Pupils’ understanding of the purpose for an activity is important because if teachers give their pupils a lucid explanation of why they are being asked to carry out an activity, there is more chance that the pupils will be motivated. Some teachers deal with this through the use of success criteria. An understanding of purpose affects the quality of the outcome from the pupil.

    Anxiety and stress can have an impact on performance. Opportunities to discuss feelings in relation to tasks can be very productive, and this is more important than is currently appreciated. Once we see that emotions cannot be separated from the intellect, then it becomes clearer that feelings are important to the quality of the outcome.

    Pupils’ Views of their Intelligence

    The work of Carol Dweck shows how important and influential pupils’ own views of their intelligence can be. Discussion around the themes of what makes you think you are intelligent or clever or not bright – or whatever pupils think about their performance – can be very important, but needs sensitive handling in small groups. Many pupils have a deficit view and helping them to consider the evidence they have for this is worthwhile.

    The ability to get on with others in school has been identified as a positive trait for learning. Teachers might consider how pupils can discuss the characteristics and qualities of those who are easy to get on with, or what constitutes a hindrance.

    Memory and Learning

    It is important for each pupil to understand that memory, like intelligence, is plastic and that it can therefore be improved with training.

    Pupils’ views of their strengths and weaknesses with memory are worth exploring in order for them to assess their influence, since memory is an important influence on learning.

    Relating activities to pupils’ own background and experience, particularly in the early stages of education, is valuable for reinforcing memory

    Working memory is essential to pupils for many reasons, but particularly when holding information from instructions about a task. A small number of pupils have difficulty with this and will need to be identified in order for suitable help to be given. Some pupils mask this problem by seeking help from their friends or the pupils they sit with. This is a coping strategy that can in itself be stressful.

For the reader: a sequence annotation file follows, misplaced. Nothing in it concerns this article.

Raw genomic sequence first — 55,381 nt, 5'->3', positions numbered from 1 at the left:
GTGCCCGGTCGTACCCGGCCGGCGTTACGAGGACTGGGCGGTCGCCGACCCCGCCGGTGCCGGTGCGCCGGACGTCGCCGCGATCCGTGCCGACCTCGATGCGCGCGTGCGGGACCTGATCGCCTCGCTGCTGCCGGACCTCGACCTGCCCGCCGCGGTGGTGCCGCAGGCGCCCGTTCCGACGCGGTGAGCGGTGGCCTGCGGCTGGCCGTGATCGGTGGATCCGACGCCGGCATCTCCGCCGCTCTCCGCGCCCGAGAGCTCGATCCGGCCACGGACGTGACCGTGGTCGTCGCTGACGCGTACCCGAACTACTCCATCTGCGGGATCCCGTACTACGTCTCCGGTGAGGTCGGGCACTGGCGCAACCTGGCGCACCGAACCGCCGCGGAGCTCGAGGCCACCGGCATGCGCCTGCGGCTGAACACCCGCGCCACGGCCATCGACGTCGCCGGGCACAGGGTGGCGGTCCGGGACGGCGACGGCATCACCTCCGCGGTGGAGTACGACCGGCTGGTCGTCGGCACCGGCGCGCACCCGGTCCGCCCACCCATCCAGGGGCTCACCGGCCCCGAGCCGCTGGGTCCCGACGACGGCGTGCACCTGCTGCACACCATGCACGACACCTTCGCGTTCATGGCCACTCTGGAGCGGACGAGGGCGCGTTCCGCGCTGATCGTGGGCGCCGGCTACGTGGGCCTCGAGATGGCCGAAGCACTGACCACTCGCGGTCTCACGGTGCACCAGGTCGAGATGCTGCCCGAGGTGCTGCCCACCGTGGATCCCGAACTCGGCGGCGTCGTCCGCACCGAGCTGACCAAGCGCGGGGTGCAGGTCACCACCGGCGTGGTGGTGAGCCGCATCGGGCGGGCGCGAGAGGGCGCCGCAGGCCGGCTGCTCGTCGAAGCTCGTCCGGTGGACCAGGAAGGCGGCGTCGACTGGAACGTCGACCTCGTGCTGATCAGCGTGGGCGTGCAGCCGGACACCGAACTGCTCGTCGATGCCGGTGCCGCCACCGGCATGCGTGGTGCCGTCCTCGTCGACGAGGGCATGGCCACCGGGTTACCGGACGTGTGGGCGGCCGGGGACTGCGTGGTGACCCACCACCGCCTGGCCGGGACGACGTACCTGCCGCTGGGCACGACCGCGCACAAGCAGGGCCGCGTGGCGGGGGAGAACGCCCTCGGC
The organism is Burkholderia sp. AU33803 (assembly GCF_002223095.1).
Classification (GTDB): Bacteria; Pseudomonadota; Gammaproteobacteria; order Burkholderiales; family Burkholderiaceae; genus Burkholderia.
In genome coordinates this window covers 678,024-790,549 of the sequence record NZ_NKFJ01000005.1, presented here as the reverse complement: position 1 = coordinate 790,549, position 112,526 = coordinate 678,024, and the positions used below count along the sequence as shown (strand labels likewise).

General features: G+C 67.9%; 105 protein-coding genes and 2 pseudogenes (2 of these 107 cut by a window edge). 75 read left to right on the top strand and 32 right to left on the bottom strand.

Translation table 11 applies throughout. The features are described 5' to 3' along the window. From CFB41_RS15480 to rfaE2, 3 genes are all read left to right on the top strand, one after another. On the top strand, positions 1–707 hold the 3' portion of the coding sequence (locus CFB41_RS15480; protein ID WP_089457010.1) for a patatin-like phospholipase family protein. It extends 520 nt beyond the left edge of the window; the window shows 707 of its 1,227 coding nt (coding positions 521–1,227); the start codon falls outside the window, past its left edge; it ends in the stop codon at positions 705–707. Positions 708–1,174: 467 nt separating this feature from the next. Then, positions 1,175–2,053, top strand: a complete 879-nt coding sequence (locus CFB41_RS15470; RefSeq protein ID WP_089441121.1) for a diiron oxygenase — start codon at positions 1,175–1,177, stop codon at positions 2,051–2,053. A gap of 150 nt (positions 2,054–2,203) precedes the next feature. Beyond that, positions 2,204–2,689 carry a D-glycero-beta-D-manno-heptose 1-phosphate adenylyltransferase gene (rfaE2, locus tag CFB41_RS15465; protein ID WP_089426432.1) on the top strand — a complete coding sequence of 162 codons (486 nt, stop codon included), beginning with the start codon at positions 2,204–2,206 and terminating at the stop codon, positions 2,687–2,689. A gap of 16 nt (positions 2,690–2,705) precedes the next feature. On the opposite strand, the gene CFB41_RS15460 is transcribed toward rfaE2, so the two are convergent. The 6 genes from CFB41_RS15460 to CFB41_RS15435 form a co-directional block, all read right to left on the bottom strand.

The effects of sleep on memory would be a useful area of discussion for pupils, particularly for those who have computers and televisions in their bedrooms.

    Strategies for remembering, including those that pupils already use themselves, can be a very useful topic for discussion, leading to an appreciation of more and less successful approaches. Teachers may wish to experiment with and test strategies based on the three key memory skills of association, location and imagination. The work of Dominic O'Brien, described in Chapter 5, provides one of many models for helping pupils with techniques for the following:

    • Remembering names and faces.
    • Remembering directions.
    • Remembering spellings.
    • Remembering countries and their capitals.
    • Learning a foreign language.
    • The skills of revision and recall.

    A multi-sensory approach to developing memory can be valuable. Teachers may choose to experiment with ways to involve one or more of the senses to assist in recall.

    Physical Fitness: The New PE

    One of the major themes in this book, explored particularly in Chapter 6, is that exercise is essential for brain growth. Many brain studies show that this is true at any age. A recently published work by John Ratey provides a lot of new evidence and further arguments in support of exercise. The essential shift that is taking place is away from games skills and towards personal fitness. This is particularly needed in our culture where technology can lead towards sedentary occupation. Ratey explains how exercise improves learning at three levels:

    • It optimises the mind-set to improve alertness, attention and motivation.
    • It prepares and encourages nerve cells to bind to one another which is the cellular basis for logging new information.
    • It stimulates the development of new nerve cells from stem cells in the hippocampus. (Ratey 2008)

    In light of this evidence, teachers could consider how the curriculum can encourage shifts towards an emphasis on personal fitness for pupils that does not deny the possibilities for enthusiasts of playing games.


    These ideas are offered as starting points, because they underpin some of the shifts in our understanding of learning as indicated by neuroscience. I hope you find something useful among them as an action point for your particular situation and your pupils.